So, this was the first of four, set to be pretty intense, sessions giving us the technical knowledge that will accompany our physical computing project. For me, this is one of the things I’ve been looking forward to the most – getting my hands on all the intriguing electrical components that are available these days and seeing what I can create.
With that in mind, we jumped right into the session looking at this area of interaction design between humans and computers – creating physical devices with non-standard interfaces. The tools that we are going to look at are the Arduino and Raspberry pi boards – both having GPIO (General Purpose Input/Output) connections for sensor and actuators. The Raspberry Pi has a lot of capability as it has all the benefits of a tiny computer; operating system, internet connection, audio/visual output & multiple programming languages. For its speed, ease of use and single programming language, we are going to concentrate on the Arduino, initially familiarizing ourselves with the board architecture and Arduino IDE (Integrated Development Environment). One of the first key concepts that I needed to understand was its ‘Digital’ and ‘Analog’ input and output. Digital meaning either on or off, with Analog having a full spectrum of values that range from no to off.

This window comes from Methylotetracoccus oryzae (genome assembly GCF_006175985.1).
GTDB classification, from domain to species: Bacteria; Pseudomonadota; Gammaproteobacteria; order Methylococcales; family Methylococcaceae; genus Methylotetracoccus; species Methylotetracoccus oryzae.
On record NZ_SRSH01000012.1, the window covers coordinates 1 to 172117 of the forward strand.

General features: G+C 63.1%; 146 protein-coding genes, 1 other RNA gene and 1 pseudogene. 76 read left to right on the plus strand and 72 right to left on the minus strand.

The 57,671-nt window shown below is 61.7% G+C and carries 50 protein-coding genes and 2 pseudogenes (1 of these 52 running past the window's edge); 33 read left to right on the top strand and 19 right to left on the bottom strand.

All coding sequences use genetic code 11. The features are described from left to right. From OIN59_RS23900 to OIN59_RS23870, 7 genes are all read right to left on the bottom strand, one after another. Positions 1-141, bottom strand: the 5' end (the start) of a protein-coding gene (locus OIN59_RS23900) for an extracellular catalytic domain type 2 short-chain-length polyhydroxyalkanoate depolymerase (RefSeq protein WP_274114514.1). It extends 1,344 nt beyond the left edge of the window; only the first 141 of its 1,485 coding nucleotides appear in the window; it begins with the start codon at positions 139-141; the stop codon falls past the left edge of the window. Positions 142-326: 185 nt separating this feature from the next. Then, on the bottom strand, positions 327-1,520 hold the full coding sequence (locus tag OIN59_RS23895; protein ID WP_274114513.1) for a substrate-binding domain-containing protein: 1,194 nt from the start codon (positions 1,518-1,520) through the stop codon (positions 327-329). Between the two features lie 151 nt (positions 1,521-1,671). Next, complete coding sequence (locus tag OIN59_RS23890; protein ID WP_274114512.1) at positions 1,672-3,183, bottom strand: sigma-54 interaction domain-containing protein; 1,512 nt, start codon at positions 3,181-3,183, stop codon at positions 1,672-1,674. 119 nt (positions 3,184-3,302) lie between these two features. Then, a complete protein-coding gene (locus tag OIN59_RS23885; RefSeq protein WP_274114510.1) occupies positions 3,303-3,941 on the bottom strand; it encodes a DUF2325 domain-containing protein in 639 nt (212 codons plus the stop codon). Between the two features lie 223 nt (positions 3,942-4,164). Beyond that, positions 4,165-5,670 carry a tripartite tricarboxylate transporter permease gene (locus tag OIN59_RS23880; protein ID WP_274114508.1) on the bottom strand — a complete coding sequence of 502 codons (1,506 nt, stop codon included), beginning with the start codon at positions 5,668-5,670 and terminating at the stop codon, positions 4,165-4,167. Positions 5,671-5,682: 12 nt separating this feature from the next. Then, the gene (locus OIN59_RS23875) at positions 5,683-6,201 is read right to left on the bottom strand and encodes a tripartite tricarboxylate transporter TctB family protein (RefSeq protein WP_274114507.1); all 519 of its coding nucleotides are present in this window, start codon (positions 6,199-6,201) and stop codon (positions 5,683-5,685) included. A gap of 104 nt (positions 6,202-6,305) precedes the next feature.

To get to grips with these ideas, we broke out the Arduinos, breadboards and components to make our first circuit! For the Digital input/output we started off simply a blinking light controlled by a push button. This covered Variables (using a Boolean) and Conditionals (If and Else statements) in programming, as well as using pull up/down resistors in electronics – exciting stuff! To try out the Analog input/output we created a sleep light with a dial (potentiometer). This built on what we had already learnt and introduced ‘for’ loops in order to change the brightness of the LED.
This was a great first session, gaining some practical experience with electronics and putting some of the programming language into context with physical examples. We also had some fun with shout out quizzes on Boolean expressions and mathematical operations. Looking forward to the next session!